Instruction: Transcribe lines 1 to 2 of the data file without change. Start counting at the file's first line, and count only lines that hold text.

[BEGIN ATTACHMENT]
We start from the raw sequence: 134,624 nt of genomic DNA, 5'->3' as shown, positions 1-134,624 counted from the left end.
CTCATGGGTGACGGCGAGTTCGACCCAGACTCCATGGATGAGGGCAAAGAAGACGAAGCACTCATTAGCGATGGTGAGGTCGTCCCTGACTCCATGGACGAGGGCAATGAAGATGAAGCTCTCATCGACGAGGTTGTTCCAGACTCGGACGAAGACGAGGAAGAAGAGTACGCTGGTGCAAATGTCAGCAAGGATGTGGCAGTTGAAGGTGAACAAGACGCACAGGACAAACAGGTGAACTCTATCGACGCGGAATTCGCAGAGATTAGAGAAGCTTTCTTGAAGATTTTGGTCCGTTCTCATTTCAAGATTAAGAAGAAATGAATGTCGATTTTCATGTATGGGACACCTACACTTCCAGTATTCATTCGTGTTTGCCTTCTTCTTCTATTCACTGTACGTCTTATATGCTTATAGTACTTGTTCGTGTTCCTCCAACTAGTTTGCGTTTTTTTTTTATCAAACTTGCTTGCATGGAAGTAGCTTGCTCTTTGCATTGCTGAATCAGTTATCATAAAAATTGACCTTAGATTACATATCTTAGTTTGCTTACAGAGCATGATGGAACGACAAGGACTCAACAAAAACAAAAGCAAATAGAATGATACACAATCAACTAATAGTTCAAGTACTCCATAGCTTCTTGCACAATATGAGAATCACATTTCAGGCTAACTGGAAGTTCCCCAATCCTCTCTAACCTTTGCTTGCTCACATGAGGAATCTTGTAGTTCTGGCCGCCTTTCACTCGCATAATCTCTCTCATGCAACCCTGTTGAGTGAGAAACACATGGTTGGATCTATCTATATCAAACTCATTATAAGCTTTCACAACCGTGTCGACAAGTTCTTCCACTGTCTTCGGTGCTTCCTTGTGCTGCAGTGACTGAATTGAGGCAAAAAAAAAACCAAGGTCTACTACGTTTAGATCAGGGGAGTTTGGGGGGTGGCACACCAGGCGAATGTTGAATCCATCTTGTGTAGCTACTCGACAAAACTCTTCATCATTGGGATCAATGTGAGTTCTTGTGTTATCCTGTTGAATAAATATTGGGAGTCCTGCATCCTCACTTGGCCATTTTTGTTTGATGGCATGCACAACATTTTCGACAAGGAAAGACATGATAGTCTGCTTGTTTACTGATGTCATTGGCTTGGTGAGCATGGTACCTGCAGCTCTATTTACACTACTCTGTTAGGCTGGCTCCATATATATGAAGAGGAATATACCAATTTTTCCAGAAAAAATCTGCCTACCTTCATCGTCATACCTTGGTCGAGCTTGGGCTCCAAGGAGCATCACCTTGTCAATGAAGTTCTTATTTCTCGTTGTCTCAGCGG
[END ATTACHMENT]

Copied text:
We start from the raw sequence: 134,624 nt of genomic DNA, 5'->3' as shown, positions 1-134,624 counted from the left end.
CTCATGGGTGACGGCGAGTTCGACCCAGACTCCATGGATGAGGGCAAAGAAGACGAAGCACTCATTAGCGATGGTGAGGTCGTCCCTGACTCCATGGACGAGGGCAATGAAGATGAAGCTCTCATCGACGAGGTTGTTCCAGACTCGGACGAAGACGAGGAAGAAGAGTACGCTGGTGCAAATGTCAGCAAGGATGTGGCAGTTGAAGGTGAACAAGACGCACAGGACAAACAGGTGAACTCTATCGACGCGGAATTCGCAGAGATTAGAGAAGCTTTCTTGAAGATTTTGGTCCGTTCTCATTTCAAGATTAAGAAGAAATGAATGTCGATTTTCATGTATGGGACACCTACACTTCCAGTATTCATTCGTGTTTGCCTTCTTCTTCTATTCACTGTACGTCTTATATGCTTATAGTACTTGTTCGTGTTCCTCCAACTAGTTTGCGTTTTTTTTTTATCAAACTTGCTTGCATGGAAGTAGCTTGCTCTTTGCATTGCTGAATCAGTTATCATAAAAATTGACCTTAGATTACATATCTTAGTTTGCTTACAGAGCATGATGGAACGACAAGGACTCAACAAAAACAAAAGCAAATAGAATGATACACAATCAACTAATAGTTCAAGTACTCCATAGCTTCTTGCACAATATGAGAATCACATTTCAGGCTAACTGGAAGTTCCCCAATCCTCTCTAACCTTTGCTTGCTCACATGAGGAATCTTGTAGTTCTGGCCGCCTTTCACTCGCATAATCTCTCTCATGCAACCCTGTTGAGTGAGAAACACATGGTTGGATCTATCTATATCAAACTCATTATAAGCTTTCACAACCGTGTCGACAAGTTCTTCCACTGTCTTCGGTGCTTCCTTGTGCTGCAGTGACTGAATTGAGGCAAAAAAAAAACCAAGGTCTACTACGTTTAGATCAGGGGAGTTTGGGGGGTGGCACACCAGGCGAATGTTGAATCCATCTTGTGTAGCTACTCGACAAAACTCTTCATCATTGGGATCAATGTGAGTTCTTGTGTTATCCTGTTGAATAAATATTGGGAGTCCTGCATCCTCACTTGGCCATTTTTGTTTGATGGCATGCACAACATTTTCGACAAGGAAAGACATGATAGTCTGCTTGTTTACTGATGTCATTGGCTTGGTGAGCATGGTACCTGCAGCTCTATTTACACTACTCTGTTAGGCTGGCTCCATATATATGAAGAGGAATATACCAATTTTTCCAGAAAAAATCTGCCTACCTTCATCGTCATACCTTGGTCGAGCTTGGGCTCCAAGGAGCATCACCTTGTCAATGAAGTTCTTATTTCTCGTTGTCTCAGCGG